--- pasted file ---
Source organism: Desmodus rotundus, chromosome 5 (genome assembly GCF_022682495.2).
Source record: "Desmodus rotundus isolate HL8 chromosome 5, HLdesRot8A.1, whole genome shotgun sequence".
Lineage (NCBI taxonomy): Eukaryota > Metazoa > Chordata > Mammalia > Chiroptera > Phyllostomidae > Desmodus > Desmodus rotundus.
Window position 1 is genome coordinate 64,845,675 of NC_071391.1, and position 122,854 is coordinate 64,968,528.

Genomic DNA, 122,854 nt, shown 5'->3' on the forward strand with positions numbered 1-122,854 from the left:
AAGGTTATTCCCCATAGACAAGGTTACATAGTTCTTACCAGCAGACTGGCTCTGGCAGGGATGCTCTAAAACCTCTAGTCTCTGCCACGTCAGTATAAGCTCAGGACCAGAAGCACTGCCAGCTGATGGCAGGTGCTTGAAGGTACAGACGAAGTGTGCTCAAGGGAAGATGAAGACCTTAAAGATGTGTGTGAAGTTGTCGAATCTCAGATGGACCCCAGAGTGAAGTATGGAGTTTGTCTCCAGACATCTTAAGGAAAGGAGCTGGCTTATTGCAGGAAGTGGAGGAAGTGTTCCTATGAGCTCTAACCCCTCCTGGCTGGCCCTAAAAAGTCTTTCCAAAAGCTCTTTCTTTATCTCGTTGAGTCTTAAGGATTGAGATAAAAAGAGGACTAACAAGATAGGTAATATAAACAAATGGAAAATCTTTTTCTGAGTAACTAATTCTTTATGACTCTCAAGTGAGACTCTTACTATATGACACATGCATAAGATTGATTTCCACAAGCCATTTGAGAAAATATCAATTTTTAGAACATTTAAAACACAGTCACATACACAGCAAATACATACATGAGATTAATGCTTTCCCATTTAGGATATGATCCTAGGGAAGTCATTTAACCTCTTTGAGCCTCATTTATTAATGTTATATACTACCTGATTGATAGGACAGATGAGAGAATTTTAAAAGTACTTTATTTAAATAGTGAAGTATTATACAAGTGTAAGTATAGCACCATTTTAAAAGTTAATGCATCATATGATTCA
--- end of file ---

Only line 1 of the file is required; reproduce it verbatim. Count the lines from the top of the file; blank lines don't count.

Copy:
Source organism: Desmodus rotundus, chromosome 5 (genome assembly GCF_022682495.2).